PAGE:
• Since cruise ships are registered to a foreign land, they are not subject to U.S. laws, except when they are within water three miles offshore, (12 miles in some places).  That means the cruise line designates the court  jurisdiction, regardless of how difficult it is for consumers to get there. Someone from Seattle would have to pursue a case against Carnival in Miami, while Holland America designates Seattle.
  • Know that if you disembark, you will likely be covering your own cost to get home.
  • If you are involved in an accident onboard, first- determine if you need medical aid. Then- report the incident to the ship’s crew, in writing with dates, times, witnesses, their phone numbers emails and contact information.   Request a copy of the accident report and check it for accuracy.
  • Take photos where the accident occurred with a camera or even a cell phone.
  • Call your doctor when you return home and make sure you are seen if needed

However medical insurance didn’t help Marlene Bryce.

She tells KOMO's Liz Rocca, that she did have medical insurance to cover the cruise, but in this case it wouldn’t have helped the inattentiveness, and lack of care and compassion shown by the nurse and doctor for a very sick man.

For its part, Holland America says it’s apologized to Mrs. Bryce and has improved its services for passengers—at least after they’ve passed. 

"To improve our guest interactions and meet the needs of those guests during tragic events such as a sudden death, we have developed a new department in the Seattle office that trains ship board staff and key personnel in Seattle in how to handle tragic events and offers professional support and guidance.

"We are sorry this program was not in place when Mr. Bryce passed away, and have apologized to Mrs. Bryce."  

Attorney Gerald McGill says the problem facing this family, and other consumers hurt by cruise line corporations shielded from liability, could easily be fixed by Congress.

“You ought to be allowed to bring suit wherever you boarded the vessel, you have to have a physician on board who is qualified to practice in America, and carries medical malpractice insurance. That would be easy.” # 


Read PART ONE -- Death At Sea - The Don and Marlene Bryce Story


Anonymous User
Posted by R Heuman
Wednesday, June 11, 2008 9:07 AM EST

As a Canadian who takes cruises on the same cruise ships as Americans, I object to the requirement that the physician be qualified to practice in the U.S... Why not in Canada? We happen to think our doctors have better training than those in the U.S., and a lot of our doctors are sought out by U.S. hospitals too, which tends to prove that contention. So forget U.S. doctors and require that they be from Canada, or the U.K. or some other first class nation with acceptable medical schools. The U.S. accepts foreign trained doctors far more easily than Canada, for example, and as a result, I wouldn't go near some of the doctors allowed to practice in the U.S. As for medical malpractice insurance, that should be supplied by the cruise line, not the doctor. He is an employee of the cruise line, after all. Note that the insurance requirement is based on the laws of the land of registry, and the U.S. CANNOT require otherwise without violating a lot of international treaties it is party too [not that that has stopped individual U.S. states in the past].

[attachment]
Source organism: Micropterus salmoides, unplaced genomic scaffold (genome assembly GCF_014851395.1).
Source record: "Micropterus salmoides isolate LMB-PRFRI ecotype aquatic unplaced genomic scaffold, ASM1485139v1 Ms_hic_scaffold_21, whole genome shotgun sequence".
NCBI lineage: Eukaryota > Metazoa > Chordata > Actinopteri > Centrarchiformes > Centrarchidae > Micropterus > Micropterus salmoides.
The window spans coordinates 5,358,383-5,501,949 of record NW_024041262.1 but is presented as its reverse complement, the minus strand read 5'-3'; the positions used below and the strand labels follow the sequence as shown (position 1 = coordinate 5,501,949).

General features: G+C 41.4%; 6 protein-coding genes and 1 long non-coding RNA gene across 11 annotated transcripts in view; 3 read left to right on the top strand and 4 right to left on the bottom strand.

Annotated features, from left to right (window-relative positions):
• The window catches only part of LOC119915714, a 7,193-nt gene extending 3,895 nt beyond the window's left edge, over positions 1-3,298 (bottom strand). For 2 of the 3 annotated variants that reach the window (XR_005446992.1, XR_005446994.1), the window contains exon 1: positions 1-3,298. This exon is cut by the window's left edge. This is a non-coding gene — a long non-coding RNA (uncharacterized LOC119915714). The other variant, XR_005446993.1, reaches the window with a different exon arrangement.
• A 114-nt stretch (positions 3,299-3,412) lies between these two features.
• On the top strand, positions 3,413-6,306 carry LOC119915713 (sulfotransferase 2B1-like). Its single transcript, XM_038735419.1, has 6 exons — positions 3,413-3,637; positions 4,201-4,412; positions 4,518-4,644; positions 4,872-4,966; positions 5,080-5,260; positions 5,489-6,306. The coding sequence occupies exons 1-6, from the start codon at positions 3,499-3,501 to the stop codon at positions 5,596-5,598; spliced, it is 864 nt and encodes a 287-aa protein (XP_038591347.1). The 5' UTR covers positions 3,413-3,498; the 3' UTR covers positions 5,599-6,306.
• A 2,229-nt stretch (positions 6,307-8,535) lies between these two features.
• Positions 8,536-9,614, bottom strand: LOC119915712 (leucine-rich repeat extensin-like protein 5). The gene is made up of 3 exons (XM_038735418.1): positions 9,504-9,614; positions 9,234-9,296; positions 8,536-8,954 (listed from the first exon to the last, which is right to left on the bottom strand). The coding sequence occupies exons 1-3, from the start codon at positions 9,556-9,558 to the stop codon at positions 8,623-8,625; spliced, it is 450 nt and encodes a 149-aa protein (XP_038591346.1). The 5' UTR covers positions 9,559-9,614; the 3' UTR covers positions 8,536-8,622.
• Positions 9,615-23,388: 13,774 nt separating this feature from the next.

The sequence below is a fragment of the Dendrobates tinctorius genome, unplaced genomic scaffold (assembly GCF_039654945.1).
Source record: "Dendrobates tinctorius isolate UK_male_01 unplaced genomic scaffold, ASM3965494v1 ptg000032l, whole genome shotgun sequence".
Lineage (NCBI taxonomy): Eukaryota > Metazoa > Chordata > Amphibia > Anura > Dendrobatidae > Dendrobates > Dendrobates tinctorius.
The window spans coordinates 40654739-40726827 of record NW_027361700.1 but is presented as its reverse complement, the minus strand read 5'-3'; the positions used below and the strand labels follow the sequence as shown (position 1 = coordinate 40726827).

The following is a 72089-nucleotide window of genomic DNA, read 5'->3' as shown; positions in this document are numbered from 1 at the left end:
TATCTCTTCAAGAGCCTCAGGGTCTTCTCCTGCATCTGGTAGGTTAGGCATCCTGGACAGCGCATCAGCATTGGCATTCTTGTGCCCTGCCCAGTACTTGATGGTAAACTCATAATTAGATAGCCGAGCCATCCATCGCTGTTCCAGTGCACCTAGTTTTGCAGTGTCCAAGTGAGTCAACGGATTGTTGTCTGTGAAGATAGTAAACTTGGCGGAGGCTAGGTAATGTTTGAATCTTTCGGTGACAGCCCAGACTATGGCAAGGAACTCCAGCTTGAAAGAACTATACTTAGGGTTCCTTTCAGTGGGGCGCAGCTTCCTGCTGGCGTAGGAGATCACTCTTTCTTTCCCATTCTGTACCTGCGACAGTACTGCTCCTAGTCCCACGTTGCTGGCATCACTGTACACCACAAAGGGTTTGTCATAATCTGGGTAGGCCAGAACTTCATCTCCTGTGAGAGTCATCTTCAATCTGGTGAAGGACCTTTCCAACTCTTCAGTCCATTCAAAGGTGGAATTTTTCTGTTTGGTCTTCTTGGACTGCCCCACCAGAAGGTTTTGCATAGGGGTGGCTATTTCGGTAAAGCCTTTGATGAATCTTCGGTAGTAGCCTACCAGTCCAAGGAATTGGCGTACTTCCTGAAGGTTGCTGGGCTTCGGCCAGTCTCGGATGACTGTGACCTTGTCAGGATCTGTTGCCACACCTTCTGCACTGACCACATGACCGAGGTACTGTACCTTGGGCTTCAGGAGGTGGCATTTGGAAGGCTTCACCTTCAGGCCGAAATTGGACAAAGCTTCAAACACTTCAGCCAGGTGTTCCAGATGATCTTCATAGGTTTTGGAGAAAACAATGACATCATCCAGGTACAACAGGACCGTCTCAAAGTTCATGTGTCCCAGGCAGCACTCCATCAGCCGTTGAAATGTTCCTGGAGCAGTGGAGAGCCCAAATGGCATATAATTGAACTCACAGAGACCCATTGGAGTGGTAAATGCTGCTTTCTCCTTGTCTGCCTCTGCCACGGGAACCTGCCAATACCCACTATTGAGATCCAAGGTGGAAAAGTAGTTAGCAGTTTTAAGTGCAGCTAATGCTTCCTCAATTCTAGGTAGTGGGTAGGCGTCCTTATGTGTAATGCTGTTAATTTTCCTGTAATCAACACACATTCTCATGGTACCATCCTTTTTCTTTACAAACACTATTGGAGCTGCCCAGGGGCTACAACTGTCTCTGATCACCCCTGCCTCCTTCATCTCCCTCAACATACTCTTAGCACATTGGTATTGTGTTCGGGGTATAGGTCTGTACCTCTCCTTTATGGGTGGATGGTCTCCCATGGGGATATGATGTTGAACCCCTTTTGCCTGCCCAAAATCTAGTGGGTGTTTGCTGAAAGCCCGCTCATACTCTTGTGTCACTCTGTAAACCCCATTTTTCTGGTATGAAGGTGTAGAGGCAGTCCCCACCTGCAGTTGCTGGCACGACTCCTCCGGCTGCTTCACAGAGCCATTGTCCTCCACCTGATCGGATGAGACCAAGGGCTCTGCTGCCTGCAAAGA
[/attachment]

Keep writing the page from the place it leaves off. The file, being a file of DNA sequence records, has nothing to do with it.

Posted by Anne
Wednesday, June 11, 2008 11:01 AM EST

You imply that Holland America caused Mr. Bryce's heart attack because the doctor didn't predict it in advance? They ship's doctor should have reminded him to drink plenty of water?

Holland America only employs emergency room physicians who are board certified in the United States. Princess Cruises has British-trained emergency room certified physicians.

Regarding the small print on the cruise line ticket, everyone should read it and understand the terms. And if someone doesn't agree to the terms, don't take a cruise.

Anonymous User
Posted by InjuryBoard
Wednesday, June 11, 2008 8:21 PM EST

Anne -- please check out Part One of this report (links can be found above) to hear Mrs. Bryce's account of what happened aboard ship. It's a truly disturbing story and something that anyone considering travelling should know.

Anonymous User
Posted by Gerald McGill
Friday, June 13, 2008 4:20 PM EST

In response to the June 11, 2008 post by R. Heuman the doctors aboard the cruise ships are declared to be independent contractors not employees of the cruise lines. All cruise line tickets that I know of contain this provision. If you go to any cruise line web site you can find the entire ticket posted. It doesn't matter that the doctors wear the same uniforms as the Captain and other ship's officers, but that does mislead most passengers. Further, the cruise lines do not pay for malpractice insurance for the doctors and for the most part do not require the doctors to carry it.

Anonymous User
Posted by jim embleton
Saturday, June 14, 2008 10:49 AM EST

i have cruised with carnival 8 times i have a heart problem i have a defibulater when i sail with carnival they always make sure that everything is taken care of before i arrive they meet me with a wheel chair help me get on board this all taken care of so i can say first hand that carnival takes care of its passengers to the best of thier ability i am 79 years old so i appreciate everything they do

Anonymous User
Posted by Snookum
Saturday, June 21, 2008 8:06 AM EST

Bottom line seems no one puts value on a human life anymore. I don't care about malpractice, independent contractors, etc., there should be some compassion. People should be in that position to truly help out an ill patient and do whatever they can in an efficient and caring manner and then if it is beyond what they can do they need to contact someone to get this person off the ship and to a hospital. We are not dogs and cats but people. We should help each other. If the physician on the ship is no good then at least the line they are on should know this and put someone there with sufficient knowledge of his profession!!!!!!!!!!!!

Anonymous User
Posted by charlotte
Monday, July 07, 2008 8:18 AM EST

I am very surprised at the treatment that HAL didn't offer Mrs Bryce. Holland America is known for having the best medical facilities at sea because they have a lot of elderly passengers who sail with them and they can get ill with a variety of illnesses. I was shocked when I read what had happen. Just shocked.

Comments for this article are closed.